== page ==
These two programs serve as good case studies for how a local organization has helped provide a new generation of leaders the tools and resources to better serve themselves in the name of public service and help in democracy promotion initiatives. However this report will also look into the weaknesses of such programs and provide recommendations for future implementations within Serbia and internationally.

 

Organization Summary:

The Belgrade Fund for Political Excellence is a non-profit, non-partisan organisation who’s primary aim is to facilitate the process of building and continuous development of new, democratic leadership in the political sphere, as well as leaders in other segments of public life who will be leading Serbia and Montenegro towards European and Euro-Atlantic integrations[4]. It has a particular goal of training young men and women in public affairs with a focus on facilitating the process of building and continuous development of new, democratic leadership in the political sphere, as well as leaders in other segments of public life who will be leading Serbia and Montenegro towards European and Euro-Atlantic integrations[5]. Through their successful endeavors, BFPE has gained national creditability as an organization portrayed as fair, impartial and recognized for their high level of professionalism and networking capabilities[6]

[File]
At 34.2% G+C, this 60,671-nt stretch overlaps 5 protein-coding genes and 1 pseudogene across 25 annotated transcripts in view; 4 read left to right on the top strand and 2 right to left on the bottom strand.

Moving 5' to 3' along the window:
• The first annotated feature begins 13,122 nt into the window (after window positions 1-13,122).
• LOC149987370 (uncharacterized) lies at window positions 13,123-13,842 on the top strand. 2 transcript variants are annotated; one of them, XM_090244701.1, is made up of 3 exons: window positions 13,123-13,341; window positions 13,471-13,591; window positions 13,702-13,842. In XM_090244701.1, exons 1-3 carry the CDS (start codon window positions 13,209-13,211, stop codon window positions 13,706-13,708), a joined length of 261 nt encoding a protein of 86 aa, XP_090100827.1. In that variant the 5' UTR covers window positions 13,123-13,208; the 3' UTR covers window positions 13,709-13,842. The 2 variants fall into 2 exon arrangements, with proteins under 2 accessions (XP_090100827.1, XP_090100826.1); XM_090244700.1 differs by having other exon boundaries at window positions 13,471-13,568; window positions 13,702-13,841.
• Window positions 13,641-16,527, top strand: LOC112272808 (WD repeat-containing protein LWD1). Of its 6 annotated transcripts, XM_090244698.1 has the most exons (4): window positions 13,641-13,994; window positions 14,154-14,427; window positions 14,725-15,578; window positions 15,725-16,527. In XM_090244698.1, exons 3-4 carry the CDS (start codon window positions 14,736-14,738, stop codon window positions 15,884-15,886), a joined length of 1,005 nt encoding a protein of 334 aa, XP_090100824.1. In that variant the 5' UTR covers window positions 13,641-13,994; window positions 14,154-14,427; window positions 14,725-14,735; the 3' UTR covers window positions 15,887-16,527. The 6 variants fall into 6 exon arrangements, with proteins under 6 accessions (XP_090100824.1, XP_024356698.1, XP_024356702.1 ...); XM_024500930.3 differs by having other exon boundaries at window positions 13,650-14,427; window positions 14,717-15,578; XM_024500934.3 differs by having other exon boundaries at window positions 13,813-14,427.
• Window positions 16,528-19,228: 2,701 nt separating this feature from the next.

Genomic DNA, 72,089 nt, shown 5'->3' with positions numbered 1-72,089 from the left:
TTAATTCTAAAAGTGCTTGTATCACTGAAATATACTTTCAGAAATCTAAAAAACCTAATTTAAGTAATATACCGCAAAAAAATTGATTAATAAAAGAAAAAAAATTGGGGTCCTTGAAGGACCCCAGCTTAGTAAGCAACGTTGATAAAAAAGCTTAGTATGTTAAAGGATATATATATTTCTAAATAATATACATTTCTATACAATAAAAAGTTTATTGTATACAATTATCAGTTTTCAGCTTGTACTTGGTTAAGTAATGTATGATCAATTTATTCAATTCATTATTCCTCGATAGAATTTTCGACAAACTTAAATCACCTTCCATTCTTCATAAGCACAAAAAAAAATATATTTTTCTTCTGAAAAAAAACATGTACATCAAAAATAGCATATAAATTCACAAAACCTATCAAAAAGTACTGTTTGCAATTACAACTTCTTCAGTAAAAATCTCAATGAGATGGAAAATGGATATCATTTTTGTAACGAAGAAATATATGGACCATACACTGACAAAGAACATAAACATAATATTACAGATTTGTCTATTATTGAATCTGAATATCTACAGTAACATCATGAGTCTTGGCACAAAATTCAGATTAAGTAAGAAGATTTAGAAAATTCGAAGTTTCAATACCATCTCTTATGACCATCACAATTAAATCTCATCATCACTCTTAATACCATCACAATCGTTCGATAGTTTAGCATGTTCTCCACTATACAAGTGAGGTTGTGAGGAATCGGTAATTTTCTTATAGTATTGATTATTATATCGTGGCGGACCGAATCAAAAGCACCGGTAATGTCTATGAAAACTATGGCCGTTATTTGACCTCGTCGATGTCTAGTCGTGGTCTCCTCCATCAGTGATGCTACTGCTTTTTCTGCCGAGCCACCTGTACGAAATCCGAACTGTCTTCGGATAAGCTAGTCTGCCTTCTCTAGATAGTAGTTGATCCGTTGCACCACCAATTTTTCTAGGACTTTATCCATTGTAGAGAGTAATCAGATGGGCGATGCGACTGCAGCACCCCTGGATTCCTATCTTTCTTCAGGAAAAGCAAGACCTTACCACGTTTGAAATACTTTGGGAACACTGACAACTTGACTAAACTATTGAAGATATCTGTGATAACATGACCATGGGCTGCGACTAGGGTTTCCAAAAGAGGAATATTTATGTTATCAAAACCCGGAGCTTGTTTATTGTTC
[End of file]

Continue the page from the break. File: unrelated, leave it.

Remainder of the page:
Since its inception in 2003, BFPE has served a key role in providing the necessary capacity building framework for youth political participation in Serbia. BFPE has held several ongoing multi-year educational programs tailor made to respond to political needs of its primary stakeholders (MPs, party officials, mayors, women politicians participating in local government, youth leaders of political parties, NGO and media representatives)[7]. Particular emphasis has been placed on topics dealing with the democratisation of Serbian society and European integration processes.

Aside from their youth political participation seminars, they hold various public events such as but limited to conferences, lectures, round tables and other highlight events that aim to contribute to the quality of public debate on important social issues and, subsequently, to accelerate the processes of European and Euro-Atlantic integrations of Serbian state and society[8].

 

Project Description:

Situation Analysis